Hen Comb from Mosedale

Hen Comb, and its natural ‘moat’, Mosedale

Height: 1661 feet above sea level in the first edition. The second edition alters the altitude to 1670′.

Volume: Book 7 (The Western Fells). This was the last fell bagged from that volume on my first round.

Date climbed: First visit: 17th October 2012 (walk 67).

Hen Comb summit

Hen Comb summit, looking toward Buttermere

Second visit: 7th July 2018 (walk 148).

Bagged as numberFirst round: 207 of 330. [ << Mellbreak (206)  (208) Eagle Crag >> ]

Second round: 152 of 330. [ << Ullscarf (151)  (153) Starling Dodd >> ]

Route of ascent and descentFirst visit: Ascended from an indeterminate point in the south-western arm of Mosedale. Descended to another intederminate point in same valley, just slightly to the west, and then squelched on down to Buttermere village, reaching it about an hour and a quarter later.

Second visit: Ascended from Loweswater. Descended to Floutern Pass and went on to Starling Dodd.

Hen Comb

Hen Comb, from the ridge

What Mr Wainwright says (from page 2 of his chapter): “The map shows Hen Comb’s simple structure – a long ridge rising from a main valley (Loweswater) that carry streams down from a wide upland morass, a desolate tract of marshland and bog encircling the extremity of the fell like a moat, out of which rise the summit slopes as an island from the sea.

“The two becks, fed from such an unfailing source, bring down water in considerable volume, and, being without bridges above the intakes, make access to Hen Comb difficult in wet weather. In fact it may be said of Hen Comb that it is the only fell that can be put out of bounds by excessive rain.”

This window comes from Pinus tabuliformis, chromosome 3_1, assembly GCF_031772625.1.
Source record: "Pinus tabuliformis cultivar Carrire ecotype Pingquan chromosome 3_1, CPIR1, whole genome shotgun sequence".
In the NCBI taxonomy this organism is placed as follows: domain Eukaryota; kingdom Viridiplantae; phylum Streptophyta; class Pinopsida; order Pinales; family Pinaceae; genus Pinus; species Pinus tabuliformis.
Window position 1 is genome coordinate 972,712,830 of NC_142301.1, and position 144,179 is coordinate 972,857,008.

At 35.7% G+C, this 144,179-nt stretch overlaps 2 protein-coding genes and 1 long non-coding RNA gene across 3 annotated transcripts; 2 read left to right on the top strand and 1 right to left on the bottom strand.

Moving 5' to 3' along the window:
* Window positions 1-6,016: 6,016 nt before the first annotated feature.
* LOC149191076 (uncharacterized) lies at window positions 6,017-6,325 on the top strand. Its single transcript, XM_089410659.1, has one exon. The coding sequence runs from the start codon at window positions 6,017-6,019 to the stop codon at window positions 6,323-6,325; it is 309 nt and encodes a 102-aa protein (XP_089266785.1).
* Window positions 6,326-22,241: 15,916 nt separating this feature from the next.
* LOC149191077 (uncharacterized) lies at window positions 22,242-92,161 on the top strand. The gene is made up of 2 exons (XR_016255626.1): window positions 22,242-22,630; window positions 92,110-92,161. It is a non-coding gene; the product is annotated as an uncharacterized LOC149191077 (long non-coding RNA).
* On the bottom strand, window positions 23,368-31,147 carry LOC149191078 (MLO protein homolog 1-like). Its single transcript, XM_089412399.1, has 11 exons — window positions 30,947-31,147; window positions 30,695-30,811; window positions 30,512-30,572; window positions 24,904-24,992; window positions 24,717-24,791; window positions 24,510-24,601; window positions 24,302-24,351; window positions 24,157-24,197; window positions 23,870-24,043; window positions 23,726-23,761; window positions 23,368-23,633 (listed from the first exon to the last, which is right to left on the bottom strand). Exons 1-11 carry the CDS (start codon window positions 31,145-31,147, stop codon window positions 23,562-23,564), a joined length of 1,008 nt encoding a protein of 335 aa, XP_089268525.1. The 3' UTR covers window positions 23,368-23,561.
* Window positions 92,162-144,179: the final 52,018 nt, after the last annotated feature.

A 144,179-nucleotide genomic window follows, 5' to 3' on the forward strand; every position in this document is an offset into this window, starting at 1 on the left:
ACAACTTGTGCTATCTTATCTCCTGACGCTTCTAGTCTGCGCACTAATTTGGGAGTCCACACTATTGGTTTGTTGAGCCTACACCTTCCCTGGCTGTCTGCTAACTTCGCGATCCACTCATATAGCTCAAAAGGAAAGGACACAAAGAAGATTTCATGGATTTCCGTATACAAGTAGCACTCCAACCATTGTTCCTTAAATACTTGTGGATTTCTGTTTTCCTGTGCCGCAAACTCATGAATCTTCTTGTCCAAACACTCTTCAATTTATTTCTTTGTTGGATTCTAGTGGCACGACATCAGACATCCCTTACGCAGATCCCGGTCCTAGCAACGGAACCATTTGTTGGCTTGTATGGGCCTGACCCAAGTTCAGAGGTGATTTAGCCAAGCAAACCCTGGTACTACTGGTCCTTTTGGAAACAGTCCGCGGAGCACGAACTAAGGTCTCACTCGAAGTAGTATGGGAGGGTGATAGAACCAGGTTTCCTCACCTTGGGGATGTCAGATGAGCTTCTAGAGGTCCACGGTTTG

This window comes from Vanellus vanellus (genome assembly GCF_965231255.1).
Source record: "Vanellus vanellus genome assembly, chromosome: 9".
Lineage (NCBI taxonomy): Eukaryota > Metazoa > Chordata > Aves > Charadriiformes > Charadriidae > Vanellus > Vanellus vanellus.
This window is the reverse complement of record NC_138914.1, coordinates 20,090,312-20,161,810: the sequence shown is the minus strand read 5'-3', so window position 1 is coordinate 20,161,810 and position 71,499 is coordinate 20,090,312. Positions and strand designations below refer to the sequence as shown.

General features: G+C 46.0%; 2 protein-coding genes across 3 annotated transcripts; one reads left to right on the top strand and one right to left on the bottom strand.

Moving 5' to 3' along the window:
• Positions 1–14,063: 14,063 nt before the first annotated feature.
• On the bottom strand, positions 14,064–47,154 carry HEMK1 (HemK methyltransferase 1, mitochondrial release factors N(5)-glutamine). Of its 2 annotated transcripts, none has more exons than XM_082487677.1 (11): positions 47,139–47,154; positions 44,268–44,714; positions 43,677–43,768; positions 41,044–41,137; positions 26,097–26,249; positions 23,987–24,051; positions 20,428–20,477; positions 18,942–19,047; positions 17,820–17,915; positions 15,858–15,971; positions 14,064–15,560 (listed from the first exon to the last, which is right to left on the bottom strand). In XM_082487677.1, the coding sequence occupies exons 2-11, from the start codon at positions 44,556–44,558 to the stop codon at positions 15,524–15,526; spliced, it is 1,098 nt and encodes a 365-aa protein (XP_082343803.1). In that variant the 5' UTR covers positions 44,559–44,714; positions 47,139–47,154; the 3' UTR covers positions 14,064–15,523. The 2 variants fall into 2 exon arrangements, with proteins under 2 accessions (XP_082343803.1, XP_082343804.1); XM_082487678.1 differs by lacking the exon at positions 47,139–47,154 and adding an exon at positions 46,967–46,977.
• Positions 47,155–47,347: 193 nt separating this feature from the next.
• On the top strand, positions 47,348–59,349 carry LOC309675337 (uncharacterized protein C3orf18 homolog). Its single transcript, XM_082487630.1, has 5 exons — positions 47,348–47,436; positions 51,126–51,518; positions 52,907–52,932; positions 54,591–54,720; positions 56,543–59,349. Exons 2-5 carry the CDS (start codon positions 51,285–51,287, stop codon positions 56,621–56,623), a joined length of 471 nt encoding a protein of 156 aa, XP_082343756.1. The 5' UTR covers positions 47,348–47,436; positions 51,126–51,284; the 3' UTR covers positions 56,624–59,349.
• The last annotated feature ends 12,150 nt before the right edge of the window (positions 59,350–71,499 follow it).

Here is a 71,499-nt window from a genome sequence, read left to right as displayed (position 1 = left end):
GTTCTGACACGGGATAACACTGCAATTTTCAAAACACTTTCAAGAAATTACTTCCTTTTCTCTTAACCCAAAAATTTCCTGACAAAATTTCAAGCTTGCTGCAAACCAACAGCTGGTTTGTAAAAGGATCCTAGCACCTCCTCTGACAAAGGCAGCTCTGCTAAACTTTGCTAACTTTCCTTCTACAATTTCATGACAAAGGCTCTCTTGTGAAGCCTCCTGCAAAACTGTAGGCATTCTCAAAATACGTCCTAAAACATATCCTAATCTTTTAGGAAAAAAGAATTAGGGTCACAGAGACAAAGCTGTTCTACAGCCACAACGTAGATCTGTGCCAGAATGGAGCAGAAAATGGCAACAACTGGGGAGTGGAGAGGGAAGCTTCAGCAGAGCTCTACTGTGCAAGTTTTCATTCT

What I say: Which is just an interesting curiosity until you have to a) ascend Hen Comb on a pretty specific day b) have this day be a day at the end of a wet week which follows a very wet summer c) have no backup (and I hate not having a backup).

The view of Buttermere from Hen Comb

The view of Buttermere from Hen Comb, a view that I am sure is even nicer out of the rain.

Actually wetness of the surrounding countryside – though certainly a factor – wasn’t the main obstacle to getting up Hen Comb. I had a few soggy moments but it wasn’t that bad. The real bitch about this fell is that it’s actually a lot steeper and higher than it looks. Coming after having gone up and down both Mellbreak’s summits and then returned to valley level, this was a much tougher climb than I anticipated.

My second visit was done in more clement conditions and also allowed me to explore most of the fell’s limited territory. On a sunny day it’s a decent spot though that summit dome is still a pain to ascend. Worth a visit for remoteness, if nothing else, and the view of Buttermere from the summit is great, although that’s the only real asset of the fell.

By the way, it’s pronounced Hen Coom, in the same way as tomb.

[ << Helvellyn      Heron Pike >> ]

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2 Responses to “Hen Comb”

  1. […] me bag the last two fells from Wainwright’s volume 7, The Western Fells – Mellbreak and Hen Comb – and thus leave myself only with peaks that can be bagged at any day of the year. Tough walk […]

  2. […] walk 148 which took me round some of the more obscure fells in Wainwright’s volume 7: Hen Comb, Starling Dodd and Great Borne. It’s a logical walk though, heading south from the foot of […]

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